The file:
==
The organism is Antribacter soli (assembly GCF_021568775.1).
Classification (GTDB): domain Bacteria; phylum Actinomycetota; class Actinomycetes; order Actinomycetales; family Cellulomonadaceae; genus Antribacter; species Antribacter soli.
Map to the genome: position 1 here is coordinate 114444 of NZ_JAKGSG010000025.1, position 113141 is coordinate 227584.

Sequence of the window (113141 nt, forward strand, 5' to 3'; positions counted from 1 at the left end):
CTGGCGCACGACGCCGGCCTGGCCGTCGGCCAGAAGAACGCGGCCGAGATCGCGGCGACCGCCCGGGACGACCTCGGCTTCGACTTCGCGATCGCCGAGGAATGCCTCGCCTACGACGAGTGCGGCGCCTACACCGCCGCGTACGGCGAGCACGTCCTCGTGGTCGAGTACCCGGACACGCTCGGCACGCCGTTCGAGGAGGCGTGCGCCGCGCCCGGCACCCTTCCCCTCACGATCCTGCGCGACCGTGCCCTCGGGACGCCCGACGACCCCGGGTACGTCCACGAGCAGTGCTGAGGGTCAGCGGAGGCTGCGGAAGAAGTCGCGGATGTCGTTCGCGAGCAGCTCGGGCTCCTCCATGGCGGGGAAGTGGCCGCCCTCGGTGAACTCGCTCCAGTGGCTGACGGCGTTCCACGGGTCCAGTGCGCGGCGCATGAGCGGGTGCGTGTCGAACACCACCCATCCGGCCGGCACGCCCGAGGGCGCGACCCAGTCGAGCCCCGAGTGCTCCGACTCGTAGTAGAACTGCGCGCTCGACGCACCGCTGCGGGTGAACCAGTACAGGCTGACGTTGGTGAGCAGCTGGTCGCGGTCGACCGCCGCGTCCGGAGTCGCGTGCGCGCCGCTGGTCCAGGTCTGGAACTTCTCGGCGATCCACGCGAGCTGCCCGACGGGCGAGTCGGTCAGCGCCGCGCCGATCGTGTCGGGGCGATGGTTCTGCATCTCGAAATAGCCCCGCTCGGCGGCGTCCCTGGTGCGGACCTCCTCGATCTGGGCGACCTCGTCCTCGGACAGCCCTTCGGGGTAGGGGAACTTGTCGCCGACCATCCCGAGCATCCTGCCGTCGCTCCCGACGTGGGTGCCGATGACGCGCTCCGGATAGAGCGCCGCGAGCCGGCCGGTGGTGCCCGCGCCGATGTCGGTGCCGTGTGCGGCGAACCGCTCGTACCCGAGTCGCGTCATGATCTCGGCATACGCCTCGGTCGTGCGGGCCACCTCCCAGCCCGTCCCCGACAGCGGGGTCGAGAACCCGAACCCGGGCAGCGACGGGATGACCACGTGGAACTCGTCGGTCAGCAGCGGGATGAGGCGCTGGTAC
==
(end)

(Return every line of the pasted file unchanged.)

The organism is Antribacter soli (assembly GCF_021568775.1).
Classification (GTDB): domain Bacteria; phylum Actinomycetota; class Actinomycetes; order Actinomycetales; family Cellulomonadaceae; genus Antribacter; species Antribacter soli.
Map to the genome: position 1 here is coordinate 114444 of NZ_JAKGSG010000025.1, position 113141 is coordinate 227584.

Sequence of the window (113141 nt, forward strand, 5' to 3'; positions counted from 1 at the left end):
CTGGCGCACGACGCCGGCCTGGCCGTCGGCCAGAAGAACGCGGCCGAGATCGCGGCGACCGCCCGGGACGACCTCGGCTTCGACTTCGCGATCGCCGAGGAATGCCTCGCCTACGACGAGTGCGGCGCCTACACCGCCGCGTACGGCGAGCACGTCCTCGTGGTCGAGTACCCGGACACGCTCGGCACGCCGTTCGAGGAGGCGTGCGCCGCGCCCGGCACCCTTCCCCTCACGATCCTGCGCGACCGTGCCCTCGGGACGCCCGACGACCCCGGGTACGTCCACGAGCAGTGCTGAGGGTCAGCGGAGGCTGCGGAAGAAGTCGCGGATGTCGTTCGCGAGCAGCTCGGGCTCCTCCATGGCGGGGAAGTGGCCGCCCTCGGTGAACTCGCTCCAGTGGCTGACGGCGTTCCACGGGTCCAGTGCGCGGCGCATGAGCGGGTGCGTGTCGAACACCACCCATCCGGCCGGCACGCCCGAGGGCGCGACCCAGTCGAGCCCCGAGTGCTCCGACTCGTAGTAGAACTGCGCGCTCGACGCACCGCTGCGGGTGAACCAGTACAGGCTGACGTTGGTGAGCAGCTGGTCGCGGTCGACCGCCGCGTCCGGAGTCGCGTGCGCGCCGCTGGTCCAGGTCTGGAACTTCTCGGCGATCCACGCGAGCTGCCCGACGGGCGAGTCGGTCAGCGCCGCGCCGATCGTGTCGGGGCGATGGTTCTGCATCTCGAAATAGCCCCGCTCGGCGGCGTCCCTGGTGCGGACCTCCTCGATCTGGGCGACCTCGTCCTCGGACAGCCCTTCGGGGTAGGGGAACTTGTCGCCGACCATCCCGAGCATCCTGCCGTCGCTCCCGACGTGGGTGCCGATGACGCGCTCCGGATAGAGCGCCGCGAGCCGGCCGGTGGTGCCCGCGCCGATGTCGGTGCCGTGTGCGGCGAACCGCTCGTACCCGAGTCGCGTCATGATCTCGGCATACGCCTCGGTCGTGCGGGCCACCTCCCAGCCCGTCCCCGACAGCGGGGTCGAGAACCCGAACCCGGGCAGCGACGGGATGACCACGTGGAACTCGTCGGTCAGCAGCGGGATGAGGCGCTGGTAC